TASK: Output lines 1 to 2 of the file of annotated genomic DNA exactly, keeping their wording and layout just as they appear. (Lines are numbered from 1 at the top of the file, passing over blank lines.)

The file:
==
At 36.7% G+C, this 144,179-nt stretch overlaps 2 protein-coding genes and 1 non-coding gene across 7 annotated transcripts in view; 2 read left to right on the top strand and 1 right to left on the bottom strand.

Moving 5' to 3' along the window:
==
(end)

At 36.7% G+C, this 144,179-nt stretch overlaps 2 protein-coding genes and 1 non-coding gene across 7 annotated transcripts in view; 2 read left to right on the top strand and 1 right to left on the bottom strand.

Moving 5' to 3' along the window: